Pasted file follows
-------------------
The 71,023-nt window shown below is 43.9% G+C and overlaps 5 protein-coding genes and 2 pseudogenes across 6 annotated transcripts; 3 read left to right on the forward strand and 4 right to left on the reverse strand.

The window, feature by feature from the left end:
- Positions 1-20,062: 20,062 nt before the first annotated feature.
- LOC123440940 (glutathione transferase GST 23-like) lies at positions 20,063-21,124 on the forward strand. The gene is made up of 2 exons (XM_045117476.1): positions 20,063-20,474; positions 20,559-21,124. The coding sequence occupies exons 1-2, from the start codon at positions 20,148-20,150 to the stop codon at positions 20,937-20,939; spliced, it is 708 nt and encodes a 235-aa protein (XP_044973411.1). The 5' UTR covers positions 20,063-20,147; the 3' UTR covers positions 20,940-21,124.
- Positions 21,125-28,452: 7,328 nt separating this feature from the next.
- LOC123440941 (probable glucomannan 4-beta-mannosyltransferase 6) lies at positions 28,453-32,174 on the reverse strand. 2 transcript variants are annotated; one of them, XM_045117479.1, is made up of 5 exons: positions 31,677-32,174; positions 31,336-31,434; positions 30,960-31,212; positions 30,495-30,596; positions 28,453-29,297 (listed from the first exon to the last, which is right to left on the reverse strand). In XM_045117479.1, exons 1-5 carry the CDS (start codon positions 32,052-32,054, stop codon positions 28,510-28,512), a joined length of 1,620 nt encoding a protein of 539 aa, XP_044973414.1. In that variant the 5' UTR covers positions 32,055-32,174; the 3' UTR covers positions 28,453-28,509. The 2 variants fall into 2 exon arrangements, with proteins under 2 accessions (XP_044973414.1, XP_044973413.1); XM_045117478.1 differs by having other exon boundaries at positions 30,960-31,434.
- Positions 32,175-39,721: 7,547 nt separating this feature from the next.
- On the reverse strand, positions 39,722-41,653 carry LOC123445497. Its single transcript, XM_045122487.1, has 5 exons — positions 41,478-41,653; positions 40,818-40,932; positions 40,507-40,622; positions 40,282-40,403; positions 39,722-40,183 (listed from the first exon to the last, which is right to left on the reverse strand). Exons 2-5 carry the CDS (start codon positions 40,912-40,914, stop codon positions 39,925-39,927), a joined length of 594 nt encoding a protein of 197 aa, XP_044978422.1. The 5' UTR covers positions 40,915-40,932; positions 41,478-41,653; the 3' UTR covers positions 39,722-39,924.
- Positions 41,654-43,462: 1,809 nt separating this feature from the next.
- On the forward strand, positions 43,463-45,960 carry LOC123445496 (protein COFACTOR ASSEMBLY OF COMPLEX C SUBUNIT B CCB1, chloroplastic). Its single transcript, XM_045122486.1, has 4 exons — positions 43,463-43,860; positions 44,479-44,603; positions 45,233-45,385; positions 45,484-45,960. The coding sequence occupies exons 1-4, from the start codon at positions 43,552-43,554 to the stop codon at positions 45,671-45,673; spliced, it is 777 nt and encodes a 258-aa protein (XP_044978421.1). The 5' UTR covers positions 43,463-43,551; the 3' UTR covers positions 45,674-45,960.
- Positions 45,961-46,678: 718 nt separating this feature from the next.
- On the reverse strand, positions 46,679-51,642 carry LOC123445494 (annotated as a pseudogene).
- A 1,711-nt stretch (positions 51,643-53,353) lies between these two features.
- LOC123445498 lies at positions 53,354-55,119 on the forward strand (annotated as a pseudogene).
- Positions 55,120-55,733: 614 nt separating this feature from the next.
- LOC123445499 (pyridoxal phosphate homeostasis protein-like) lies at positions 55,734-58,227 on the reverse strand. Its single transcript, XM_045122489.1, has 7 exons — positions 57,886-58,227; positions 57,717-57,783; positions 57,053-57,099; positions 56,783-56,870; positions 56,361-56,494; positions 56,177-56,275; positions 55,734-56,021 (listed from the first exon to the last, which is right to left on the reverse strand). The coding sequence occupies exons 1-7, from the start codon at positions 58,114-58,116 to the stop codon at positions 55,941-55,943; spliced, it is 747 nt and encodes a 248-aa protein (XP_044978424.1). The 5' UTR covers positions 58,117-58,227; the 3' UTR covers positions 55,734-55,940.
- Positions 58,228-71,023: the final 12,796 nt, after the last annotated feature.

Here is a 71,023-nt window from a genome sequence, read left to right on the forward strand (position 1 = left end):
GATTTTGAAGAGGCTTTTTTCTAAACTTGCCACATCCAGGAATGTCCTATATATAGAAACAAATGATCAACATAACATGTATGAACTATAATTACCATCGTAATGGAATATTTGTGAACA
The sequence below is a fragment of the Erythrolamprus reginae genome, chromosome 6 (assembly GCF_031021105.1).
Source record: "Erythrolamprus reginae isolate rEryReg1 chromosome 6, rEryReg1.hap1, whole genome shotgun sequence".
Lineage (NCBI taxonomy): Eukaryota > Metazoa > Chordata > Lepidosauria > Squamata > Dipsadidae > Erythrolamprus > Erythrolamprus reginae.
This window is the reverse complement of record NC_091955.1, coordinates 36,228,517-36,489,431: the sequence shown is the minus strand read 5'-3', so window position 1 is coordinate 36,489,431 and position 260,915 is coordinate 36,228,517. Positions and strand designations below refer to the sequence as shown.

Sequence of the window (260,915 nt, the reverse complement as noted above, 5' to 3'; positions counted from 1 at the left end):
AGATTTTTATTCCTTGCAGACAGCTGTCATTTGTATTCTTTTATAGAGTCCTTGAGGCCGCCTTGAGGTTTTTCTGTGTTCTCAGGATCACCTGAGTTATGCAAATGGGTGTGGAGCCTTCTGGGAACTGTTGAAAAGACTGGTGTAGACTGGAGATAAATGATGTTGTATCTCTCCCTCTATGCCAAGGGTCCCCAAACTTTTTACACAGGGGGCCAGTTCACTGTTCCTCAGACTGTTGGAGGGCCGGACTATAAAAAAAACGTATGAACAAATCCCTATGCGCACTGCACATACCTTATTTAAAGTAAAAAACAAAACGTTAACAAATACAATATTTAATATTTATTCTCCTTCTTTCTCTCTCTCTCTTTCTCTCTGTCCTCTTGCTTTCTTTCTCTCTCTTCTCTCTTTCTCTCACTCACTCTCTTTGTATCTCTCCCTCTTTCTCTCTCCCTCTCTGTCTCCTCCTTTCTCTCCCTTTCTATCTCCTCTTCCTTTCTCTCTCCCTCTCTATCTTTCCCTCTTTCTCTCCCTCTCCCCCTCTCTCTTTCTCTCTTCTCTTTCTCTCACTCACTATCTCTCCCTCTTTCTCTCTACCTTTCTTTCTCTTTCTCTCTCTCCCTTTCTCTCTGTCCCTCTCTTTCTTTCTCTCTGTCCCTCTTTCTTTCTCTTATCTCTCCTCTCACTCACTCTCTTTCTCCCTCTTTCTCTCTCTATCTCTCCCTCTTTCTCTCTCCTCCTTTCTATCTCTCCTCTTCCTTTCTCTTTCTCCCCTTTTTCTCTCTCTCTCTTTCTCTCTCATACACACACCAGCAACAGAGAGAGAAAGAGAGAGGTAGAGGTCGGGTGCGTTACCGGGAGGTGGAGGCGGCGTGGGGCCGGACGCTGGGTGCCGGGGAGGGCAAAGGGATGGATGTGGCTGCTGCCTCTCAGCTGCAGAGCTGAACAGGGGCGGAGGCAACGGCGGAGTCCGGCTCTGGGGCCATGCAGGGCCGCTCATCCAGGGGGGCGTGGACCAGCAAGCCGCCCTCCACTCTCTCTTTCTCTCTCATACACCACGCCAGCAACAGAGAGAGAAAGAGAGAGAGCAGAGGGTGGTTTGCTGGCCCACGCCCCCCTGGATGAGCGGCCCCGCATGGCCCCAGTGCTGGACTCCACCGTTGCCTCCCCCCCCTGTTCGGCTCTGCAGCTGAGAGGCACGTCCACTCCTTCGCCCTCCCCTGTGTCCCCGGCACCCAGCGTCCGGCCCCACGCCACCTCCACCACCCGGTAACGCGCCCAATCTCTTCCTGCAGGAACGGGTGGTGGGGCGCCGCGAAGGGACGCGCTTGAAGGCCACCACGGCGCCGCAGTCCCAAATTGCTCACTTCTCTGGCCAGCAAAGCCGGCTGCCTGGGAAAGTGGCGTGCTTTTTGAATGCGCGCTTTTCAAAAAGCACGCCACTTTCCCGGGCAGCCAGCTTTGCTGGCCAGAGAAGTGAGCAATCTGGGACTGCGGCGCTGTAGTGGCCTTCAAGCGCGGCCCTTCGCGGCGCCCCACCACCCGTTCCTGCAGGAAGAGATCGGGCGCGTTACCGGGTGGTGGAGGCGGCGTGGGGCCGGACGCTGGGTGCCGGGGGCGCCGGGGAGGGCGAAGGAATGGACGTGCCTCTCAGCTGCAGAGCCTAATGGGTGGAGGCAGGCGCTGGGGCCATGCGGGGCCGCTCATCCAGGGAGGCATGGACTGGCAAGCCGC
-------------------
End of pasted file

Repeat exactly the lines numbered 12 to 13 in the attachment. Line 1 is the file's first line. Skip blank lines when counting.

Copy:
- On the reverse strand, positions 46,679-51,642 carry LOC123445494 (annotated as a pseudogene).
- A 1,711-nt stretch (positions 51,643-53,353) lies between these two features.